A group of anonymous Internet activists has set up a website to display information about Thailand that comes from the whistle-blower site WikiLeaks, which is blocked to some viewers in the Southeast Asian country.
The group calling itself "Wikicong" said Friday it set up the thaileaks.info site as "a tool to break the censorship" — an apparent reference to alleged efforts by the Thai government to block access to the material, which includes a private video of the country's Crown Prince Vajiralongkorn.
Some access to the main WikiLeaks site has been prohibited in Thailand since at least late June. It has been accessible, however, using some variants of the domain name, and through some local Internet service providers.
WikiLeaks drew worldwide attention in late July when it posted a huge trove of secret U.S. military documents about the war in Afghanistan.
Aree Jiyorarak, director of the Computer Crime Office of Thailand's Ministry of Information and Communication Technology, told The Associated Press that WikiLeaks is not blocked by his office, but may not be accessible because of a technical glitch.
"I know some people said that the website is blocked, but it's only a server problem," he said. "I can access WikiLeaks from my office. I can assure you that the website is not blocked."
Aree said about 1,300 websites were now blocked, mostly because they stream or have links to videos of political gatherings in Thailand. Other estimates put the number of blocked sites in the tens of thousands.
Thousands of anti-government demonstrators besieged the Thai capital for two months before a military crackdown scattered them in April. The street clashes between so-called Red Shirt protesters and government forces killed 91 people and injured more than 1,400, and Thai authorities have been wary about further unrest.
The most sensitive material about Thailand on the WikiLeaks site is the video of the crown prince, heir apparent to 82-year-old King Bhumibol Adulyadej, having dinner with the woman who later became his wife. The video had been widely circulated inside Thailand, which has a strict lese majeste law that mandates a jail term of up to 15 years for anyone who "defames, insults, or threatens" the royal family.
In a "Message to the Government of Thailand" posted on its website, Wikicong dared Thai authorities to block the WikiLeaks data. "We don't worry much because there are hundreds, maybe thousands, of internauts ready to make that information reach its true destination: the people of Thailand," it said.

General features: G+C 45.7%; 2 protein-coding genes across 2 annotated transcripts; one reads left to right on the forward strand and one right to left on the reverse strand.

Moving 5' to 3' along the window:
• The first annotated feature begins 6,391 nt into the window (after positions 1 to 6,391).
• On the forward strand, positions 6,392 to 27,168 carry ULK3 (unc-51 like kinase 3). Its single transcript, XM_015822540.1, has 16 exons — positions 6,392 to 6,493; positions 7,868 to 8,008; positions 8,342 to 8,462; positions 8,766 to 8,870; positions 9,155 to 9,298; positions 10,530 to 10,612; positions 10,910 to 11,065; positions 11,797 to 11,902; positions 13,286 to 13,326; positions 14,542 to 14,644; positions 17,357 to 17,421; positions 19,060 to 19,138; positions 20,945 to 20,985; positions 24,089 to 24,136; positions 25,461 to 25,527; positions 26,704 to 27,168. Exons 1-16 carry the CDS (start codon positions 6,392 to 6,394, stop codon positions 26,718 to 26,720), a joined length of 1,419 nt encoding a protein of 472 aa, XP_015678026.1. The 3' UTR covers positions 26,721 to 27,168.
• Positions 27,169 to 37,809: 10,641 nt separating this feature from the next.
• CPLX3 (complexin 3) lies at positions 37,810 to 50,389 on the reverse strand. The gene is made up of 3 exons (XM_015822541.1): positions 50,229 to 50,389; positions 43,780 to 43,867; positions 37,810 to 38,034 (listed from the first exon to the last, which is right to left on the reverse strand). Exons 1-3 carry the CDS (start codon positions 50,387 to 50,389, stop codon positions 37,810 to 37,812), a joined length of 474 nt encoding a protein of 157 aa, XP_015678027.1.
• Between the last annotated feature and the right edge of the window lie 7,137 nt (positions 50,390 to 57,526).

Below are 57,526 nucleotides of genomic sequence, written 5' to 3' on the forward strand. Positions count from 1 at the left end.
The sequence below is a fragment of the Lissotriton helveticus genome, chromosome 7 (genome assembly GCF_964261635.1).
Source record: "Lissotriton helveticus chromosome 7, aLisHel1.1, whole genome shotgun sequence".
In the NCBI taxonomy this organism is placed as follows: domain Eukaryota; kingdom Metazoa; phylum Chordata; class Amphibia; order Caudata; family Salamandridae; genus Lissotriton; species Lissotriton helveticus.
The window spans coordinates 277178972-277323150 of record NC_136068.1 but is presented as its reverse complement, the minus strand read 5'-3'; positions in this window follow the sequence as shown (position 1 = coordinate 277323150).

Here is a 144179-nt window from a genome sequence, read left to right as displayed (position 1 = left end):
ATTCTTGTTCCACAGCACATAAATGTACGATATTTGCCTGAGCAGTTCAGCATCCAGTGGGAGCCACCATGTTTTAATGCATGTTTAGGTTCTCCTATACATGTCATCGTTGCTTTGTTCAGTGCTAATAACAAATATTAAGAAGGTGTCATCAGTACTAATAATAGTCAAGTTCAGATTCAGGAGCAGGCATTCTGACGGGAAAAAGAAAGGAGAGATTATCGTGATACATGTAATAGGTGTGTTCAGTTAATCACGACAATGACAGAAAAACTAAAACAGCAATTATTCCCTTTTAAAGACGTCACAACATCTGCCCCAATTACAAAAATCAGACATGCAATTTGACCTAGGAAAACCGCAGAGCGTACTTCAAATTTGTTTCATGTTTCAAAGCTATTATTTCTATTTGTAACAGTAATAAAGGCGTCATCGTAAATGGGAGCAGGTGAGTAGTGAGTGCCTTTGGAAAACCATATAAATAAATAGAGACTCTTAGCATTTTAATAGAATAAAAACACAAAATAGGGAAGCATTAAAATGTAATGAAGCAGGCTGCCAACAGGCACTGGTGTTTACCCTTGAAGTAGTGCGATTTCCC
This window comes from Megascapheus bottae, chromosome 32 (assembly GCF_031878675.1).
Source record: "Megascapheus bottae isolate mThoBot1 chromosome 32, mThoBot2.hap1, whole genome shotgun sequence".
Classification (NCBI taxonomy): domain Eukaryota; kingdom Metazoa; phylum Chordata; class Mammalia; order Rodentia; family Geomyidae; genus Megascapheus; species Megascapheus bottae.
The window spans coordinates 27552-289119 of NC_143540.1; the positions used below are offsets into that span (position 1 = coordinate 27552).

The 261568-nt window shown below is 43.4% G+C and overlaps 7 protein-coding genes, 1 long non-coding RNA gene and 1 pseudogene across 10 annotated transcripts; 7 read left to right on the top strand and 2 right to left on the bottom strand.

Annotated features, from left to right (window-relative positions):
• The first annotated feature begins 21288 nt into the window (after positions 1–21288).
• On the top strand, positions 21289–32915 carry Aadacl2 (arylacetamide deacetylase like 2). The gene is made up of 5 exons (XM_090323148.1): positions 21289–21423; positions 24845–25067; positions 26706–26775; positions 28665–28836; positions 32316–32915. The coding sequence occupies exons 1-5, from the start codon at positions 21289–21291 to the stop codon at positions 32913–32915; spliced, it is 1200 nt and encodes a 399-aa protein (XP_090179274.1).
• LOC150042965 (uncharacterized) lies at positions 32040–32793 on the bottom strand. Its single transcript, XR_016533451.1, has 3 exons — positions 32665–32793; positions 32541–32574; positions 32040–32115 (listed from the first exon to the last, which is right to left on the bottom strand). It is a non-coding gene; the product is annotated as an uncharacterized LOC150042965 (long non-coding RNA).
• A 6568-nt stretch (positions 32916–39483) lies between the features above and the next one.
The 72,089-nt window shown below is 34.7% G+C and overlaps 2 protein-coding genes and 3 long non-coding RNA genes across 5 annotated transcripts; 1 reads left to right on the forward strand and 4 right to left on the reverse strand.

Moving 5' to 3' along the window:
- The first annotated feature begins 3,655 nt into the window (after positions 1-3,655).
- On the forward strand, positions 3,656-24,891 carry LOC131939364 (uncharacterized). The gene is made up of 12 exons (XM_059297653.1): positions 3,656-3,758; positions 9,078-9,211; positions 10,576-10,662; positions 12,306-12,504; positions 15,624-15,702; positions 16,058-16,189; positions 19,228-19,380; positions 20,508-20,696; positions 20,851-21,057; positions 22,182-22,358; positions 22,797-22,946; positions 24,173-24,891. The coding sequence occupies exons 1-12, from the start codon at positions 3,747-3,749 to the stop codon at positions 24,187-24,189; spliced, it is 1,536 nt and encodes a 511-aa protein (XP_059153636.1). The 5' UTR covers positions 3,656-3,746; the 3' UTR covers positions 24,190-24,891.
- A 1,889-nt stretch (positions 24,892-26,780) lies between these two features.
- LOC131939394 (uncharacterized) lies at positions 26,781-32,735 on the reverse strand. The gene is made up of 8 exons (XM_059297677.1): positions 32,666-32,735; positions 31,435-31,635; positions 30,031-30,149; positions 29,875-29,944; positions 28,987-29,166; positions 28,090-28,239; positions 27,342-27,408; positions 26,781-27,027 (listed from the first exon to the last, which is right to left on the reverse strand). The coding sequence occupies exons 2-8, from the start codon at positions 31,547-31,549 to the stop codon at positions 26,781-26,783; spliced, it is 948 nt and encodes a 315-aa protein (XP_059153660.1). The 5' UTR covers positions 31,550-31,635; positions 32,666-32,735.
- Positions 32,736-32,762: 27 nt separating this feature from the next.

Contacted by e-mail, Wikicong said it began setting up the alternate site Wednesday, shortly after a widely circulated news report said WikiLeaks had been shut down in Thailand. It said it has "no official ties" to WikiLeaks.
"Wikicong is defending freedom of information everywhere, and right now we experience that WikiLeaks is the target of several states and organizations who wish to stop them. We have stepped up in defense of their work," the group said.
Web censorship has occurred for years in Thailand. Reporters Without Borders says more than 50,000 websites or individual pages have been blocked. The pace of censorship picked up after a 2006 coup deposed then-Prime Minister Thaksin Shinawatra, setting off the sharp political battle between his Red Shirt supporters and government backers.
A Computer Crime Act enacted in 2007 by an interim military-installed regime bars the circulation of material deemed detrimental to national security, or that causes public panic.
A state of emergency was declared after the recent protests, allowing the military to apply censorship without normal legal restraints. Satellite TV broadcasts and print publications were targeted, in addition to websites viewed as supporting the Red Shirts.
"In this instability, censorship might make sense to some people, but there's the risk of increasing opposition and dissent," said media activist Supinya Klangnarong. "If WikiLeaks is blocked, then next could be YouTube and Facebook. Then Thailand would be known for being the enemy of the Internet."
Associated Press writer Kinan Suchaovanich contributed to this report.